Trillium Book Awards Author Reading 2015

SHAUN SMITH'S SUNDAY SUNDRIES (the e-book edition)

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A WEEKLY ROUNDUP OF INTERNET CURIOSITIES FROM THE BOOK WORLD

e-books roundup Part I
The New York Times has reported that Amazon suits tried to do an end rush around Steve Jobs while the computer exec was on stage last month debuting the iPad to media. Apparently Amazon phoned publishers to try to lock in new deals that would guarantee its pricing on e-books would be lower than Apple's, but the tactic failed. Instead, publishers have now used Apple as leverage to force Amazon to up their prices—from about $9.99 to about $14.99—and that has angered Kindle users.

e-books roundup Part II
Meanwhile, the Toronto-based e-book service Kobo launched its UK site last week, which promises to to be the first of many international sites for the company in the coming year. It could be a shaky year, however, if they are unable to secure better reviews for their site than that given by a thoroughly unimpressed Shane Richmond of London's Telegraph.

e-books roundup Part III
The Guardian's Bobbie Johnson erroneously calls the Canadian e-book service Kobo an American company in his report about Kobo rival, Scribd.com, which has launched a mobile e-document service of their own, based on the same device-agnostic "open format" principles as Kobo's.

e-books roundup Part IV
As reported on Sci-Tech Today, Nintendo announced last week that they, too, are getting into the e-reader game, with their new DSi XL Handheld, a game console that will double as an e-book platform. Apparently the only e-books the device will be able to display are those that come with a program called 100 Classic Books, which costs $20US and provides a whack of literature by writers such as Shakespeare, Mark Twain and Jane Austen. Oh yeah, right, because as everyone knows, when kids tire of playing Super Mario, they love nothing more than to hunker down to a good, archaic read.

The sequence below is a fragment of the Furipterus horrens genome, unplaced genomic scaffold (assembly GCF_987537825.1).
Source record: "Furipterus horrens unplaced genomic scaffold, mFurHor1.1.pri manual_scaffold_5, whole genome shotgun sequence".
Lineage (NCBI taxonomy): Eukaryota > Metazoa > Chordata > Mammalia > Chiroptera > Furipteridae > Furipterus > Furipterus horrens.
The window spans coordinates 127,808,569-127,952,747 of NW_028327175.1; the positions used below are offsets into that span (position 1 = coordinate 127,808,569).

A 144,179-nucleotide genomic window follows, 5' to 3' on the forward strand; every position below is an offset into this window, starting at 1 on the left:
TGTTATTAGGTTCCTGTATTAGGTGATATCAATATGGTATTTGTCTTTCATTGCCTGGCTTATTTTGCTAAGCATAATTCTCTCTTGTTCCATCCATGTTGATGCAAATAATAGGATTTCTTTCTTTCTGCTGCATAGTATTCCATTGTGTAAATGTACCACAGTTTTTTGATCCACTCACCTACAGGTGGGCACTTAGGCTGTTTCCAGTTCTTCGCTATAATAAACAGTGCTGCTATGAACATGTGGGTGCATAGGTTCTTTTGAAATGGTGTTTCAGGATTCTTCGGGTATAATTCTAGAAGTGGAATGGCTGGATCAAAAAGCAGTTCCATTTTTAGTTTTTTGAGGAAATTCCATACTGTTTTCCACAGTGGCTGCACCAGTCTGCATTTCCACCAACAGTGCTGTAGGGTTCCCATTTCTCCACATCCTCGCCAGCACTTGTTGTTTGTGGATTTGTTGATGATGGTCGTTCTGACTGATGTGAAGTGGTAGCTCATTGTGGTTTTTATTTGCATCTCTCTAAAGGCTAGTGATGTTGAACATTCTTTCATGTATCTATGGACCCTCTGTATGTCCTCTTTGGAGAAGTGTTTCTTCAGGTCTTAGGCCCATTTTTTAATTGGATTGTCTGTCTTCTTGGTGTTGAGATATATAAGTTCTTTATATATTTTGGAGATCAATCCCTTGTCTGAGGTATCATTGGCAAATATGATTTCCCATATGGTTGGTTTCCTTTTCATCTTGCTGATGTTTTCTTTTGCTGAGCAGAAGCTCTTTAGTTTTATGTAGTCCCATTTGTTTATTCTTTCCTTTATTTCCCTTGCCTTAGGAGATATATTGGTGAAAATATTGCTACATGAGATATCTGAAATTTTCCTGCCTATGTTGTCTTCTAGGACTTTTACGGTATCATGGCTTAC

e-books roundup Part V
Google's attempts to get into the e-book market continue to, well, if not unravel completely, then fray badly at the seams. The Guardian reports that, according to court documents, due to concerns over copyright infringement more than 6,500 authors and literary agents have chosen to opt out of the Google Book Settlement, including such notable scribes as Quentin Blake, Jeffrey Archer, Louis de Bernières, Thomas Pynchon, Zadie Smith, Bret Easton Ellis, Philip Pullman and Jeanette Winterson . Funny, isn't it Google, how people insist on actually owning the things they own?

e-books roundup Part VI
Here's a number to watch over the coming year. The New York Times reports that stats released by publishing analysts at Bowker show e-book sales in the US comprised just 2% of book sales for 2009. I've spoken to some execs in the industry who say that number could climb as high as 50% within 5 years. It remains to be seen, however, if consumers will actually embrace e-readers and e-reading services, which they will have to do en masse if such numbers are to be realized. Meanwhile, Mark Muro of The New Republic says that a Harvard Business School professor named Willy Shih thinks the rise of the Kindle may be a signal of the decline of the US.

"You're pretty enough to be a gorilla..."
Okay, this has absolutely nothing to do with e-books, but I couldn't resist. io9 has a fun gallery of classic comic covers from the age of apes. My favourite is number 15, depicting a space-alien gorilla smitten by Wonder Woman.

The views expressed in the Writer-in-Residence blogs are those held by the authors and do not necessarily reflect the views of Open Book: Toronto.

Shaun Smith

Shaun Smith is a novelist and journalist living in Toronto. His young adult novel Snakes & Ladders was published in January 2009 by the Dundurn Group.

Go to Shaun Smith ’s Author Page